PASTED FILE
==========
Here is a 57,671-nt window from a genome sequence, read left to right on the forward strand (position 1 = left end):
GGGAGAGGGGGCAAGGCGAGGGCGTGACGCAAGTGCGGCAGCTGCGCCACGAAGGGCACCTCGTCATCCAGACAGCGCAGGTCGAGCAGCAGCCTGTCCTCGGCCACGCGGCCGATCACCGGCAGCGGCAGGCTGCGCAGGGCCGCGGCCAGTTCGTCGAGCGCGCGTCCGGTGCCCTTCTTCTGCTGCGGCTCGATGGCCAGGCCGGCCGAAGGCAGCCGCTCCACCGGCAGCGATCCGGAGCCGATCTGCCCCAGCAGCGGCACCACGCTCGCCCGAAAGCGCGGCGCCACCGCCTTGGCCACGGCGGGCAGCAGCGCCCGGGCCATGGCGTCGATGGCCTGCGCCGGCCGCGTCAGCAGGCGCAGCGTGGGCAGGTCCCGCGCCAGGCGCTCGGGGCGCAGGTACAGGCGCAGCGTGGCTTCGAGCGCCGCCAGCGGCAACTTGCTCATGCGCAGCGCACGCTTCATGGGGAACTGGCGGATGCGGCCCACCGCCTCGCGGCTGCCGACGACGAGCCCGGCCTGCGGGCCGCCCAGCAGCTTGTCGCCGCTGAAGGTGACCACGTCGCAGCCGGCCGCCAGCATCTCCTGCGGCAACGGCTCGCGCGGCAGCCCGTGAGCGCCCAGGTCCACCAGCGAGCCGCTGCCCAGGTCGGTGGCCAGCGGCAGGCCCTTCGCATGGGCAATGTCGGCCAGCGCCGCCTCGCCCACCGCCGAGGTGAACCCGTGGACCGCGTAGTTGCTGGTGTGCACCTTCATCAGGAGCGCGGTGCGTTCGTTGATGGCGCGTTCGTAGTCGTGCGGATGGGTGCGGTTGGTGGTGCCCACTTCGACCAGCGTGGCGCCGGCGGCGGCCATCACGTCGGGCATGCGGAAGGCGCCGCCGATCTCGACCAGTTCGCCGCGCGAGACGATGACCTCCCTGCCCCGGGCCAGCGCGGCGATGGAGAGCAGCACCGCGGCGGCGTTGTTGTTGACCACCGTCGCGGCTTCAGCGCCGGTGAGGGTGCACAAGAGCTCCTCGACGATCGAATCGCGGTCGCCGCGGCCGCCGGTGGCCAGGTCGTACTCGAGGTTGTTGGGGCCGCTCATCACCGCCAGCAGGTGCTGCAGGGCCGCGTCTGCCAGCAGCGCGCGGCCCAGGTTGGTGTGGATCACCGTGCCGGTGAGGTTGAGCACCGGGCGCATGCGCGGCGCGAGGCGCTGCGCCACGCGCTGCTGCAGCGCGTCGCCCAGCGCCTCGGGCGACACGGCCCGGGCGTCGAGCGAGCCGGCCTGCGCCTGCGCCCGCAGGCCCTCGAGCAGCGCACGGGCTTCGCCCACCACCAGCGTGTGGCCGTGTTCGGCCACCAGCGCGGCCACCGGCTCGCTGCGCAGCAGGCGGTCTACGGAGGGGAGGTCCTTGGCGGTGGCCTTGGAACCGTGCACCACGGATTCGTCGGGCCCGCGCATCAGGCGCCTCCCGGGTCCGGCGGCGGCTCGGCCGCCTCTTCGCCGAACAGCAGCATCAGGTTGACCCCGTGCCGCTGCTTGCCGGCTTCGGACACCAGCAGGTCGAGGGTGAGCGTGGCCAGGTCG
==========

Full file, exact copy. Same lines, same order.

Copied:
Here is a 57,671-nt window from a genome sequence, read left to right on the forward strand (position 1 = left end):
GGGAGAGGGGGCAAGGCGAGGGCGTGACGCAAGTGCGGCAGCTGCGCCACGAAGGGCACCTCGTCATCCAGACAGCGCAGGTCGAGCAGCAGCCTGTCCTCGGCCACGCGGCCGATCACCGGCAGCGGCAGGCTGCGCAGGGCCGCGGCCAGTTCGTCGAGCGCGCGTCCGGTGCCCTTCTTCTGCTGCGGCTCGATGGCCAGGCCGGCCGAAGGCAGCCGCTCCACCGGCAGCGATCCGGAGCCGATCTGCCCCAGCAGCGGCACCACGCTCGCCCGAAAGCGCGGCGCCACCGCCTTGGCCACGGCGGGCAGCAGCGCCCGGGCCATGGCGTCGATGGCCTGCGCCGGCCGCGTCAGCAGGCGCAGCGTGGGCAGGTCCCGCGCCAGGCGCTCGGGGCGCAGGTACAGGCGCAGCGTGGCTTCGAGCGCCGCCAGCGGCAACTTGCTCATGCGCAGCGCACGCTTCATGGGGAACTGGCGGATGCGGCCCACCGCCTCGCGGCTGCCGACGACGAGCCCGGCCTGCGGGCCGCCCAGCAGCTTGTCGCCGCTGAAGGTGACCACGTCGCAGCCGGCCGCCAGCATCTCCTGCGGCAACGGCTCGCGCGGCAGCCCGTGAGCGCCCAGGTCCACCAGCGAGCCGCTGCCCAGGTCGGTGGCCAGCGGCAGGCCCTTCGCATGGGCAATGTCGGCCAGCGCCGCCTCGCCCACCGCCGAGGTGAACCCGTGGACCGCGTAGTTGCTGGTGTGCACCTTCATCAGGAGCGCGGTGCGTTCGTTGATGGCGCGTTCGTAGTCGTGCGGATGGGTGCGGTTGGTGGTGCCCACTTCGACCAGCGTGGCGCCGGCGGCGGCCATCACGTCGGGCATGCGGAAGGCGCCGCCGATCTCGACCAGTTCGCCGCGCGAGACGATGACCTCCCTGCCCCGGGCCAGCGCGGCGATGGAGAGCAGCACCGCGGCGGCGTTGTTGTTGACCACCGTCGCGGCTTCAGCGCCGGTGAGGGTGCACAAGAGCTCCTCGACGATCGAATCGCGGTCGCCGCGGCCGCCGGTGGCCAGGTCGTACTCGAGGTTGTTGGGGCCGCTCATCACCGCCAGCAGGTGCTGCAGGGCCGCGTCTGCCAGCAGCGCGCGGCCCAGGTTGGTGTGGATCACCGTGCCGGTGAGGTTGAGCACCGGGCGCATGCGCGGCGCGAGGCGCTGCGCCACGCGCTGCTGCAGCGCGTCGCCCAGCGCCTCGGGCGACACGGCCCGGGCGTCGAGCGAGCCGGCCTGCGCCTGCGCCCGCAGGCCCTCGAGCAGCGCACGGGCTTCGCCCACCACCAGCGTGTGGCCGTGTTCGGCCACCAGCGCGGCCACCGGCTCGCTGCGCAGCAGGCGGTCTACGGAGGGGAGGTCCTTGGCGGTGGCCTTGGAACCGTGCACCACGGATTCGTCGGGCCCGCGCATCAGGCGCCTCCCGGGTCCGGCGGCGGCTCGGCCGCCTCTTCGCCGAACAGCAGCATCAGGTTGACCCCGTGCCGCTGCTTGCCGGCTTCGGACACCAGCAGGTCGAGGGTGAGCGTGGCCAGGTCG